I am a mixed media artist trying to make an impact regarding social justice and simply trying to make the world a little bit more beautiful. I recently have been working on a series of oil paintings about immigration refugees and victims of wars called "Misplaced and Displaced People". I am also working on a fairly large installation called "Social Structure". It is a new improved version of my city out of clay. I will be showing this in May at Core.
Whether by nature or nurture, we all have a default mode. Pessimism came naturally to me. Pessimism is easy. Complaining and criticizing is easy. Expressing hope is almost rebellious. Even more challenging is to think hard and spend time finding possible solutions. I don't want it to make art that is dark and angsty. Creating art is uplifting experience. My art is always vibrant and energetic, even when speaking to difficult subjects - not as a way of glossing over but as a way of leading with hope and positivity.
I am interested in creating works that are ephemeral, unexpected and in particular interactive. My work employs a variety of media, incorporating both traditional materials such as paper and fabric, as well as more contemporary materials, including electronics and video or sound projections. I’m currently working with electronic components and microcontrollers to make kinetic objects with light and movement as well as exploring photography.
I consider myself as a Post Modernist with links to the Dada Movement and its focus on spontaneity and irreverence toward the more traditional art forms of painting and sculpture. Following the traditions of Dada, my work frequently utilizes intuitive processes and celebrates the whimsical and idiosyncratic aspects of human experience. For example, my motion-activated birds were inspired by my late mother, who decried the overpopulation of geese in her quiet neighborhood but still treasured a life sized bronze goose statue whom she called Bob.
I use layers of oil paint, impasto media, powdered pigments and beeswax to create artworks that meld abstraction with figurative & animal imagery. Working intuitively and influenced by fairy tales, religious mythologies, and Jungian archetypes, I try to make paintings that reflect the joy and the pain of being alive.
People are fascinating, as are the tattoos they choose. Their bodies have become the medium and the images tell a story. When viewed with the artist or painter’s eye you realize that the tattoo has significance to them much the same way that the images, colors and lines painted on a canvas having meaning to the artist. At one time, tattoos signified a “rebel” now “The Tattoo Man” has become “every man”.
My affinity for assemblage arose from the ability found objects have for immediacy of use along with individual inherent character. This character may be derived from it's design, color or patina formed from constant use or abandonment to elements, or it's mental associations with it’s original purpose. The story behind an object adds depth and weight, whether I choose to amplify it’s character or conversely, to alter or deconstruct it’s original purpose in order to fit my narrative.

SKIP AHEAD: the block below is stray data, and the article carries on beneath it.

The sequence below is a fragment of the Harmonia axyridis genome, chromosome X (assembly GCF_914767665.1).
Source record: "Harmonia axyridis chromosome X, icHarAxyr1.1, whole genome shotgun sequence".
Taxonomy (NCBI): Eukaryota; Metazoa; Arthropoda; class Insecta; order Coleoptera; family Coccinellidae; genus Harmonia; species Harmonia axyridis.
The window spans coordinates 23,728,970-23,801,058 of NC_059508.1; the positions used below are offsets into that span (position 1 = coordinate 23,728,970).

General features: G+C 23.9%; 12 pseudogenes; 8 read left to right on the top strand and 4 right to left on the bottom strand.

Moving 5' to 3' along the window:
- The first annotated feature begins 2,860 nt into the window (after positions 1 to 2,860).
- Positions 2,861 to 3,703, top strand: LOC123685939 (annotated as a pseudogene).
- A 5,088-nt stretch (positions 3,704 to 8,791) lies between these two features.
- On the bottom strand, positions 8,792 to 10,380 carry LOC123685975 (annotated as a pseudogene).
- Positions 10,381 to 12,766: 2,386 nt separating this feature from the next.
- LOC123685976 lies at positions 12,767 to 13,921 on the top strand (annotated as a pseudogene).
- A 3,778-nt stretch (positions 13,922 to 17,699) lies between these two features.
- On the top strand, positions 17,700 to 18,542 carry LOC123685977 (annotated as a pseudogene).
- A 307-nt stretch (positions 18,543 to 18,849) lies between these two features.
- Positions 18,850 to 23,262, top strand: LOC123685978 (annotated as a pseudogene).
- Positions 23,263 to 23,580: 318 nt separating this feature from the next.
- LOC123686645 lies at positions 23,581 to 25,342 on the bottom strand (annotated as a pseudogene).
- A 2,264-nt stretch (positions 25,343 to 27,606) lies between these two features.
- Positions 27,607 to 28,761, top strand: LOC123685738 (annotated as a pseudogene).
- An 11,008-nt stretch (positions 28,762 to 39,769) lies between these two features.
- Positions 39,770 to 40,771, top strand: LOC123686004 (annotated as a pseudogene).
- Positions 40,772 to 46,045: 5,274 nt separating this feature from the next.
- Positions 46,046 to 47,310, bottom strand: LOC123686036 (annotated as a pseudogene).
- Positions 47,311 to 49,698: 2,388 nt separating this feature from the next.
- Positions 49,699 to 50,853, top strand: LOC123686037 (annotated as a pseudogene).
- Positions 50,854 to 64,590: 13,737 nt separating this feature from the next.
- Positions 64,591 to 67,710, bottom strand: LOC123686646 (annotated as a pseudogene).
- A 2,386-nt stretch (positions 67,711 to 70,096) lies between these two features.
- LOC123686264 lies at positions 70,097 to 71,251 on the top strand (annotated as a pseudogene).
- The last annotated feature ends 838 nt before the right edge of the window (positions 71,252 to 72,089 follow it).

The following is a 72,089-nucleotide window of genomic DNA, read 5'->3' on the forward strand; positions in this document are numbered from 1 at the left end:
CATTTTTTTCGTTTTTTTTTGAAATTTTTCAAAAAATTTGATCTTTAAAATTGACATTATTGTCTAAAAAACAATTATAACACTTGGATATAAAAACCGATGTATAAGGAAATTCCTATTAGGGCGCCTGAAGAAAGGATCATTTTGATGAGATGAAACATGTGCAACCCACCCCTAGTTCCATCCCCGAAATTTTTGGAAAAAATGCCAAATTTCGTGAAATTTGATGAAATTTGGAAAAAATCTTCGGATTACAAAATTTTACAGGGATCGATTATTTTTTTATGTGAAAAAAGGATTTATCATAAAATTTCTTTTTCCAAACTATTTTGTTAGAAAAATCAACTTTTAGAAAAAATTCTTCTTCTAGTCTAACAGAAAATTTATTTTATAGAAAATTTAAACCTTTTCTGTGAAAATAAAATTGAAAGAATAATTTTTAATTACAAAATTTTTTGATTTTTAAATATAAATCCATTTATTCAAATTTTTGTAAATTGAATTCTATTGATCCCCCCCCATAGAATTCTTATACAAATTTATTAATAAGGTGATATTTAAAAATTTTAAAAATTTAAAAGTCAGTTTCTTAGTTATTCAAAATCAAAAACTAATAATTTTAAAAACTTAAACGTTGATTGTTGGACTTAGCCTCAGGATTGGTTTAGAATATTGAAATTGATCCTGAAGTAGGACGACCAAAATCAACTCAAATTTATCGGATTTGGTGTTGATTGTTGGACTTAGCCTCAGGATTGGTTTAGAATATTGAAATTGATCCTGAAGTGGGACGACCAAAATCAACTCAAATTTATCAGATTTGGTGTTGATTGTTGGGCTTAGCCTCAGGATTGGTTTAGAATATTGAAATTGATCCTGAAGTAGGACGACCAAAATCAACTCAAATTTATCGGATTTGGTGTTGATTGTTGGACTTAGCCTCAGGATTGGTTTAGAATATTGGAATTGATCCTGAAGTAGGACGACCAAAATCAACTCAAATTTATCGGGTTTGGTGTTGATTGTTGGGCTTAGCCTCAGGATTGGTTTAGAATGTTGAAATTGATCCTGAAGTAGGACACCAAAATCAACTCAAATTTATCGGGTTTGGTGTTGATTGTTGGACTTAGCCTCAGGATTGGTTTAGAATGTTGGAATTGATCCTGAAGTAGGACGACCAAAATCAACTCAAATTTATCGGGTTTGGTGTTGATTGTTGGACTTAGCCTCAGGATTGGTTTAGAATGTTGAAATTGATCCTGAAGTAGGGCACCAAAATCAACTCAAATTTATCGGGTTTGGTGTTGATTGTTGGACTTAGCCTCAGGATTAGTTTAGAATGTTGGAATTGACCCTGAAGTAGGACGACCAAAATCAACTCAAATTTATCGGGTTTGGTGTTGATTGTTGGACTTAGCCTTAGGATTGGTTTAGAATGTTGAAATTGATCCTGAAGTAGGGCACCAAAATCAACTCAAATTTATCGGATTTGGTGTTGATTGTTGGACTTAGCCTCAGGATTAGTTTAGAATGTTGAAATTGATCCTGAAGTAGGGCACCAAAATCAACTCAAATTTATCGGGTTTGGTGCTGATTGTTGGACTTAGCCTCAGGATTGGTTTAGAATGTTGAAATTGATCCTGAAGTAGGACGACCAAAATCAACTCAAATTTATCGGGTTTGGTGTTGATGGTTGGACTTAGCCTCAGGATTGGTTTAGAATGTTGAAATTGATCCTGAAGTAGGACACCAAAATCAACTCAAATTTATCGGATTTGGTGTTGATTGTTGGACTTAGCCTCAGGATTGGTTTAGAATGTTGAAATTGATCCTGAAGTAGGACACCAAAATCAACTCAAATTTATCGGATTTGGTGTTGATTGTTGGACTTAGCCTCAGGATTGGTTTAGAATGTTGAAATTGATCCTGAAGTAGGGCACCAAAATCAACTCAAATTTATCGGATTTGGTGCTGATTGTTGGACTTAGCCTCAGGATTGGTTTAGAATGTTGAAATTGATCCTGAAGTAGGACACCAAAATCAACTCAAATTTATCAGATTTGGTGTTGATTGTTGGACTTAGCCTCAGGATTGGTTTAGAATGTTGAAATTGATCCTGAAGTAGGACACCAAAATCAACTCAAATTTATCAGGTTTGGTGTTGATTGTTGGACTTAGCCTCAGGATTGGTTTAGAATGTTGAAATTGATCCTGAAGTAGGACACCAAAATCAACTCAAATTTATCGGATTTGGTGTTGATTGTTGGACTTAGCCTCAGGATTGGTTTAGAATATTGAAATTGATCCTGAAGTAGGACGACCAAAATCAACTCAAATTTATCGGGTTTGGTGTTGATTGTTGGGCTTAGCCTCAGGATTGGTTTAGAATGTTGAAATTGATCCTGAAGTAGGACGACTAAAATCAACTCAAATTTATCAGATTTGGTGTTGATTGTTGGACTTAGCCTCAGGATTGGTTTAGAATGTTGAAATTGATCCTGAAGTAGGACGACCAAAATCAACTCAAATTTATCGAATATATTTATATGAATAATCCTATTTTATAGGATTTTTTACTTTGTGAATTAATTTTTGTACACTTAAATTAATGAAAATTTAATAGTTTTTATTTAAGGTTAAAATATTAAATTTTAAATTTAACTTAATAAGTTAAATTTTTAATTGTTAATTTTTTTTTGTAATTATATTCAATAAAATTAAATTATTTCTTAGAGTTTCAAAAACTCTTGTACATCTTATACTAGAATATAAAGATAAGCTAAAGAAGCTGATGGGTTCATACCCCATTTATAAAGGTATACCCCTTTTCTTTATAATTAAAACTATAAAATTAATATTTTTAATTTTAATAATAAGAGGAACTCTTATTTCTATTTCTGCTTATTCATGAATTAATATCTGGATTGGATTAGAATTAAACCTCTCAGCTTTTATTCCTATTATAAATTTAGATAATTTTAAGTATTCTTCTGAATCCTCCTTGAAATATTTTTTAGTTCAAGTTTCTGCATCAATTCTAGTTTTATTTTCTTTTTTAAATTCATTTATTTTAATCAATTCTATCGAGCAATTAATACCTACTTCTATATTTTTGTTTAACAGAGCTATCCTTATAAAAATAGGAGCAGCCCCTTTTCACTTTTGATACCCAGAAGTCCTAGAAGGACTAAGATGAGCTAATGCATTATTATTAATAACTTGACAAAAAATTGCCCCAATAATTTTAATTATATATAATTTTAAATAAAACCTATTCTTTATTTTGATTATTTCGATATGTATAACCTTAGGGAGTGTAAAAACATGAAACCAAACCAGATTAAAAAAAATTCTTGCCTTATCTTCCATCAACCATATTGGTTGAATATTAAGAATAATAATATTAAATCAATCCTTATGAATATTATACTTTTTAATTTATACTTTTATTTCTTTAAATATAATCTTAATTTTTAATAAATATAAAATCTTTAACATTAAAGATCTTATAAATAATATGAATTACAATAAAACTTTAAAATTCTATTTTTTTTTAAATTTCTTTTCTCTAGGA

The artistic alchemy of transforming seemingly worthless or obsolete elements into something of value and significance, has a noble intention independent from the ethical value of recycling. I highly manipulate the recombination of individual parts so they appear entirely integral to one another rather than serendipitous or haphazard.
Gestalt psychologist Koffka stated, “The whole is other than the sum of the parts” and this phenomena, uniquely human, allows us to see a story without the use of words. I’m fascinated by our compulsion to integrate pieces into a whole as well as our iconographical penchant for attaching meaning to them and it’s this dichotomous dancing on the fine line of acknowledging this need while defying it’s convention that motivates my art.
I love imagery and use the paint, in my collage paintings, as the vehicle to enhance rather than tell the story. The mystery, the unknown, the wonderment of what could, or might be, inhabits the territory of my imagination. The creatures populating my paintings are the tribes of nightmares and daydreams, depending on the twilight zone of your mind.
The mysterious and magical elements of our lives can read like a novel or a grocery list. I use those items, tweak them and fabricate small reliquaries; artfully encasing these re-discovered objects to hold them, not as junk in time, but as small moments from an otherwise forgotten life. They are transformed into mini shrines and become recycled and redefined, into the lives of other collectors.
My recent abstract expressionist work is based upon my perceived awareness of the natural environment. In my studio I’m trying to recapture the subtle mystery or “numinosity” of nature on a 2 dimensional piece of birch panel.
I use many layers of oil paint, wax, graphite, oil stick and pigment By scratching a texture or expressive line into the medium with different tools, the layers are revealed!